Early PET (Positron Emission Tomography) studies and more recent fMRI (Functional Magnetic Resonance Imaging) studies have shown that psychedelics alter the activity and connectivity between the PFC and the thalamus. These changes in brain activity correlate with the subjective experiences reported by participants, such as intensified sensory perception.

For instance, enhanced connectivity between the thalamus and other brain regions has been observed with LSD use. However, increased thalamic activity during acute psychedelic effects is not always consistently observed.

Limitations of the CSTC Model

Despite its insights, the CSTC model has limitations. Behavioral studies that measure reduced thalamic gating show mixed results when participants are under the influence of psychedelics. Thus, while the CSTC model explains some neural and experiential changes caused by psychedelics, it doesn’t capture the full complexity of their effects.

The CSTC theory provides a valuable framework for understanding how psychedelics might intensify sensory processing and alter our perceptions. By disrupting the normal filtering mechanisms in the brain, these substances can lead to a flood of sensory and internal information, contributing to the profound experiences associated with their use. While the model has its limitations, it remains a crucial piece in the puzzle of understanding psychedelics' impact on the brain.

The Relaxed Beliefs Under Psychedelics (REBUS) Model

The REBUS (Relaxed Beliefs Under Psychedelics) model offers an integrative framework for understanding the effects of psychedelics on the brain. This model combines the “entropic brain hypothesis” with the “free-energy principle” to explain how psychedelics might alter our perception, cognition, emotion, and therapeutic potential.

The Brain as a Prediction Machine

Under normal circumstances, our brain functions like a prediction machine. It constantly generates predictions to explain away incoming sensory information, creating a coherent experience of the world. This process involves a hierarchical model where the brain makes predictions and compares them to actual sensory input. When there is a mismatch, a prediction error signal is generated, prompting the brain to update its model to better match reality.

  • Prediction Error Signals: These signals are alerts that something unexpected has occurred, requiring the brain to adjust its understanding or expectations.

Prediction-error signaling is fine-tuned by precision-weighting, where more reliable sensory signals are given higher confidence for belief updating.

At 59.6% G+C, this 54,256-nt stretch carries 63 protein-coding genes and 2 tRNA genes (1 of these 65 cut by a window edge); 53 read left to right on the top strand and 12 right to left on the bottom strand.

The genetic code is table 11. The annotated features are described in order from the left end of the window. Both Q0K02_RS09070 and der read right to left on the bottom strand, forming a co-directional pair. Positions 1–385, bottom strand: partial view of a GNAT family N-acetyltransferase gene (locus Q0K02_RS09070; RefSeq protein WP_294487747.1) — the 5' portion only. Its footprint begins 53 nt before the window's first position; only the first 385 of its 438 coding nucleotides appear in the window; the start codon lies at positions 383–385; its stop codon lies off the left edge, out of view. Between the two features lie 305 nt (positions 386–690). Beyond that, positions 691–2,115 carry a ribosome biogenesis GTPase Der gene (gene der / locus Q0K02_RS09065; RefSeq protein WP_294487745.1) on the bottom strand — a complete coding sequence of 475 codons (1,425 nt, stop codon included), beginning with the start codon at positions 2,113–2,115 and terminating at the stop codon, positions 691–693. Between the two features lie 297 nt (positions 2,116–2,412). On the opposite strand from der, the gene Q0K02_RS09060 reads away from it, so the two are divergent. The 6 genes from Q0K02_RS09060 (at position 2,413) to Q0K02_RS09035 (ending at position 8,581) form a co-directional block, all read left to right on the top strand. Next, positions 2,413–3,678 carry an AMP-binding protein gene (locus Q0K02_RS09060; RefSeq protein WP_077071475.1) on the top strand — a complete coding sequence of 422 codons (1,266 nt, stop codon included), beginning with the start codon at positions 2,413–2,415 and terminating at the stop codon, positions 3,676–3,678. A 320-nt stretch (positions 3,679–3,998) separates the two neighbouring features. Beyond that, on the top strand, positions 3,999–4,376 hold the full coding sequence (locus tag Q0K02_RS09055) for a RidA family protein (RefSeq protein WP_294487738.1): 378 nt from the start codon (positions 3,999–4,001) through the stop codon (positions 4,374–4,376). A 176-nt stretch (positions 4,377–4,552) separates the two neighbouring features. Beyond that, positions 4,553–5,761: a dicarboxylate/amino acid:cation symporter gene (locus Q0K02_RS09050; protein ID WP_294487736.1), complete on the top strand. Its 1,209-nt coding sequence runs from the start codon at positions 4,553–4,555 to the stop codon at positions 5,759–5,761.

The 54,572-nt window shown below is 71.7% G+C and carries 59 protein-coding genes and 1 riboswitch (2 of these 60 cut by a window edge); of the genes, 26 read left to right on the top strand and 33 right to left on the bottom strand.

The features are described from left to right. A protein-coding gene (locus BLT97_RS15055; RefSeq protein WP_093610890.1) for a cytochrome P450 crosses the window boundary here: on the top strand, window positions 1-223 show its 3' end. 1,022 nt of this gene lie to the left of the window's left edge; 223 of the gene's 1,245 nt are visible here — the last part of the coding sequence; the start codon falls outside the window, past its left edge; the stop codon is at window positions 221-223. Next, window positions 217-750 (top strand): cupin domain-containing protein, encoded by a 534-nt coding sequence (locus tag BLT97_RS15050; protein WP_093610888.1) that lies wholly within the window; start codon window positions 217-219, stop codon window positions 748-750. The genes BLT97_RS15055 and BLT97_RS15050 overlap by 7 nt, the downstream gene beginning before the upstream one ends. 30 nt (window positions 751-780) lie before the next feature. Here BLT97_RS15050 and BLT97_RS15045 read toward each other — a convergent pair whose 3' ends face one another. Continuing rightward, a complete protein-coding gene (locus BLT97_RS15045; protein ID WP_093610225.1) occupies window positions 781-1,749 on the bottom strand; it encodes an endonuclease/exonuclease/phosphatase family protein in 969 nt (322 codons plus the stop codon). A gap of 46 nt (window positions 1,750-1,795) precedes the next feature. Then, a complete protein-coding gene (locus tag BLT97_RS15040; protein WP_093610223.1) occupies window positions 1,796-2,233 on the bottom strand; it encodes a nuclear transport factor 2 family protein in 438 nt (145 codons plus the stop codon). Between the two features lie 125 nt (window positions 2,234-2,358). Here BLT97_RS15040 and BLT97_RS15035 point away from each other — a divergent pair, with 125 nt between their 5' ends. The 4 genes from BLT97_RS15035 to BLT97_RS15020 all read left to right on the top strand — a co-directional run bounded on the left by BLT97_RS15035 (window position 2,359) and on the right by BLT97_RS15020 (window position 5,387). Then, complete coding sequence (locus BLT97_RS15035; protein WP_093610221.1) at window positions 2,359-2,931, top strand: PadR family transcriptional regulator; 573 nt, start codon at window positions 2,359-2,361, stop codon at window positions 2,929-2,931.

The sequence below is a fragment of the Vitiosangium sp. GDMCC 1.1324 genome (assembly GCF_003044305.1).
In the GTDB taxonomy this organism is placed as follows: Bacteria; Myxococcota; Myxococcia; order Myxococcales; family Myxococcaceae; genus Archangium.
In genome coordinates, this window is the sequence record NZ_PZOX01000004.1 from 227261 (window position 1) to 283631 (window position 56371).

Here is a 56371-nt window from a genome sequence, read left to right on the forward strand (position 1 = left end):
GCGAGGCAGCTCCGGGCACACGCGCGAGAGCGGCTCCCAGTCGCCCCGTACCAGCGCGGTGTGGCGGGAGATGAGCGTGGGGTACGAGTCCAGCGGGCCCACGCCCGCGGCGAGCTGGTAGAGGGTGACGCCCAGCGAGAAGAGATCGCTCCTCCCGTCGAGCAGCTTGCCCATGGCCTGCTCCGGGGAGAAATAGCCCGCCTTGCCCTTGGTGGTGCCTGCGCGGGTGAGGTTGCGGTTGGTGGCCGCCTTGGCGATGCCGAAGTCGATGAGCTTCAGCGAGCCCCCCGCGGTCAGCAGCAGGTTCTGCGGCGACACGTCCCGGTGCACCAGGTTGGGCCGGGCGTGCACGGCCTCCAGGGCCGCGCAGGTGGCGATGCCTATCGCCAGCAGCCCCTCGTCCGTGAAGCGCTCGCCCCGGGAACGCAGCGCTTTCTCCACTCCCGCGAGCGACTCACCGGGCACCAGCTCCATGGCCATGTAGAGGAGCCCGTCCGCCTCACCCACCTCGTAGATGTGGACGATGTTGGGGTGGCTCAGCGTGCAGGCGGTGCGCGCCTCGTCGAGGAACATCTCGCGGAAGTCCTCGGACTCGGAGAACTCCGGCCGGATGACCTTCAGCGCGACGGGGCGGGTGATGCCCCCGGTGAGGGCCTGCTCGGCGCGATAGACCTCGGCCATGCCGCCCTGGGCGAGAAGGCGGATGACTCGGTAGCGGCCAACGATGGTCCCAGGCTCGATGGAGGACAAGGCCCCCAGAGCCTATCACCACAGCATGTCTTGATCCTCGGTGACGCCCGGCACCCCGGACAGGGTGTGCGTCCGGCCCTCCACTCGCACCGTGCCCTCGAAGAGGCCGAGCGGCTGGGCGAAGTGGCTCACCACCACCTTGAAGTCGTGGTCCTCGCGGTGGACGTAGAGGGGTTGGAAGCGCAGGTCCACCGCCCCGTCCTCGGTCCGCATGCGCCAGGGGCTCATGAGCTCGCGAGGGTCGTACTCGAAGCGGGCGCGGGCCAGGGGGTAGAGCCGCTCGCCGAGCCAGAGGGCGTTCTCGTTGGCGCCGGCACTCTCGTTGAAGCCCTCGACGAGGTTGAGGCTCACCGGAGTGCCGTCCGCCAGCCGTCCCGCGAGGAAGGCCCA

How Psychedelics Disrupt This Process

Classic psychedelics, such as LSD and psilocybin, act primarily on 5-HT2A receptors. This action leads to excessive excitability of deep-layer pyramidal neurons, which are crucial for encoding the precision of beliefs. As a result, prediction errors are less suppressed, and the brain becomes more sensitive to new sensory information.

  • 5-HT2A Receptors: As mentioned, these serotonin receptors are crucial for the psychedelic effects of classic psychedelics.
  • Deep-Layer Pyramidal Neurons: Neurons that play a significant role in processing complex information and assigning confidence to predictions.

According to the REBUS model, psychedelics loosen rigid prior predictions and increase sensitivity to bottom-up sensory information. This mechanism can help to explain various psychedelic experiences:

  • Breathing Surfaces: Walls may appear to breathe because the brain's usual constraint that a wall is a solid object is relaxed.
  • Visual Trails: Moving objects, like birds or hands, seem to leave trails because the brain struggles to update the visual representation accurately.

These visual effects are typically strongest with closed eyes, where there is no external input to correct the brain’s internal models.

Higher-Level Effects and the Default Mode Network (DMN)

At higher doses, psychedelics affect more high-level brain regions, altering perceptions of the self and high-level beliefs. The Default Mode Network (DMN), which is involved in mind-wandering and self-referential thinking, is a key area impacted by psychedelics.

  • Default Mode Network (DMN): A network of interconnected brain regions involved in self-referential thoughts and the sense of self.

fMRI studies show that during a psychedelic experience, DMN activity decreases, correlating with experiences of ego-dissolution. This suggests that psychedelics can loosen high-level beliefs and schemas related to the self.

Interestingly, some studies show increased prefrontal activity during psychedelic experiences, highlighting potential methodological differences or the dynamic nature of these experiences.

The Entropic Brain Hypothesis

The REBUS model also draws from the entropic brain hypothesis, which posits that psychedelics increase brain entropy—creating a more disordered and interconnected state compared to normal waking consciousness.

  • Synesthesia: This increased connectivity can lead to experiences like synesthesia, where one sensory modality is experienced through another (e.g., seeing sounds).

The entropic state might explain the unpredictable nature of psychedelic experiences, similar to the analogy of wiping out beaten tracks on a skiing hill, forcing one to explore new paths.

Therapeutic Implications

The REBUS model offers insights into the therapeutic effects of psychedelics. Disorders like depression and OCD are often characterized by rigid, maladaptive beliefs. Psychedelics can temporarily loosen these beliefs, making individuals more open to new perspectives.